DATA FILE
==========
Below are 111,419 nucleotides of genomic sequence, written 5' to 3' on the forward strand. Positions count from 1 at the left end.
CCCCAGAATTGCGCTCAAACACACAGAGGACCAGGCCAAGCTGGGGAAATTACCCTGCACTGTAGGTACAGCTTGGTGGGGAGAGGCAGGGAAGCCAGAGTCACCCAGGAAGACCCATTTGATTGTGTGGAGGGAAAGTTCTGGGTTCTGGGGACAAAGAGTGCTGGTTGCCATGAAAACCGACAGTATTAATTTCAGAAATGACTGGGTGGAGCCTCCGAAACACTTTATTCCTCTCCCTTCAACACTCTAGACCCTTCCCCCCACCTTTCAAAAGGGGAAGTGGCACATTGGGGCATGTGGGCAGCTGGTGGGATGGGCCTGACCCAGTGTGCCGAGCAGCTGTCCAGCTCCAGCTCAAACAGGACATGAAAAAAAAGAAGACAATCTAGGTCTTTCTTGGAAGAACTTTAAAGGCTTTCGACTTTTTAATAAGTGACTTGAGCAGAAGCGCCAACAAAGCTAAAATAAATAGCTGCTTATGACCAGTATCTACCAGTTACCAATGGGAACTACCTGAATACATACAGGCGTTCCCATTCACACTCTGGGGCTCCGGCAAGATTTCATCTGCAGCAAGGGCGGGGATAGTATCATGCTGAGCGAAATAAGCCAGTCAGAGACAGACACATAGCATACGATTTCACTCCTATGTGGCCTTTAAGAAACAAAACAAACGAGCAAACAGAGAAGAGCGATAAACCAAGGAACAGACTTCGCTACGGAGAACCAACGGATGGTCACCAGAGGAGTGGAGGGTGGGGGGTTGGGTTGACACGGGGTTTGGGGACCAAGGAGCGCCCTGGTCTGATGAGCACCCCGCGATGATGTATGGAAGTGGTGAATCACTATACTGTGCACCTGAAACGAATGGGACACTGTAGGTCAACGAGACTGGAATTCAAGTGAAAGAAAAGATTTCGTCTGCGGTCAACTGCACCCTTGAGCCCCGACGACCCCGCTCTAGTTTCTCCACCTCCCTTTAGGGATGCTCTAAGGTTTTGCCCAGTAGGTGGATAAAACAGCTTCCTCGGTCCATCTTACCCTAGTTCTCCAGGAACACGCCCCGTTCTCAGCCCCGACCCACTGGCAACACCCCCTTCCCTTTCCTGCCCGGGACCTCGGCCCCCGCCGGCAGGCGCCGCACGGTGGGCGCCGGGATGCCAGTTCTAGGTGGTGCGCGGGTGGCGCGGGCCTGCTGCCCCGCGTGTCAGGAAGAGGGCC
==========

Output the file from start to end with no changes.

Below are 111,419 nucleotides of genomic sequence, written 5' to 3' on the forward strand. Positions count from 1 at the left end.
CCCCAGAATTGCGCTCAAACACACAGAGGACCAGGCCAAGCTGGGGAAATTACCCTGCACTGTAGGTACAGCTTGGTGGGGAGAGGCAGGGAAGCCAGAGTCACCCAGGAAGACCCATTTGATTGTGTGGAGGGAAAGTTCTGGGTTCTGGGGACAAAGAGTGCTGGTTGCCATGAAAACCGACAGTATTAATTTCAGAAATGACTGGGTGGAGCCTCCGAAACACTTTATTCCTCTCCCTTCAACACTCTAGACCCTTCCCCCCACCTTTCAAAAGGGGAAGTGGCACATTGGGGCATGTGGGCAGCTGGTGGGATGGGCCTGACCCAGTGTGCCGAGCAGCTGTCCAGCTCCAGCTCAAACAGGACATGAAAAAAAAGAAGACAATCTAGGTCTTTCTTGGAAGAACTTTAAAGGCTTTCGACTTTTTAATAAGTGACTTGAGCAGAAGCGCCAACAAAGCTAAAATAAATAGCTGCTTATGACCAGTATCTACCAGTTACCAATGGGAACTACCTGAATACATACAGGCGTTCCCATTCACACTCTGGGGCTCCGGCAAGATTTCATCTGCAGCAAGGGCGGGGATAGTATCATGCTGAGCGAAATAAGCCAGTCAGAGACAGACACATAGCATACGATTTCACTCCTATGTGGCCTTTAAGAAACAAAACAAACGAGCAAACAGAGAAGAGCGATAAACCAAGGAACAGACTTCGCTACGGAGAACCAACGGATGGTCACCAGAGGAGTGGAGGGTGGGGGGTTGGGTTGACACGGGGTTTGGGGACCAAGGAGCGCCCTGGTCTGATGAGCACCCCGCGATGATGTATGGAAGTGGTGAATCACTATACTGTGCACCTGAAACGAATGGGACACTGTAGGTCAACGAGACTGGAATTCAAGTGAAAGAAAAGATTTCGTCTGCGGTCAACTGCACCCTTGAGCCCCGACGACCCCGCTCTAGTTTCTCCACCTCCCTTTAGGGATGCTCTAAGGTTTTGCCCAGTAGGTGGATAAAACAGCTTCCTCGGTCCATCTTACCCTAGTTCTCCAGGAACACGCCCCGTTCTCAGCCCCGACCCACTGGCAACACCCCCTTCCCTTTCCTGCCCGGGACCTCGGCCCCCGCCGGCAGGCGCCGCACGGTGGGCGCCGGGATGCCAGTTCTAGGTGGTGCGCGGGTGGCGCGGGCCTGCTGCCCCGCGTGTCAGGAAGAGGGCC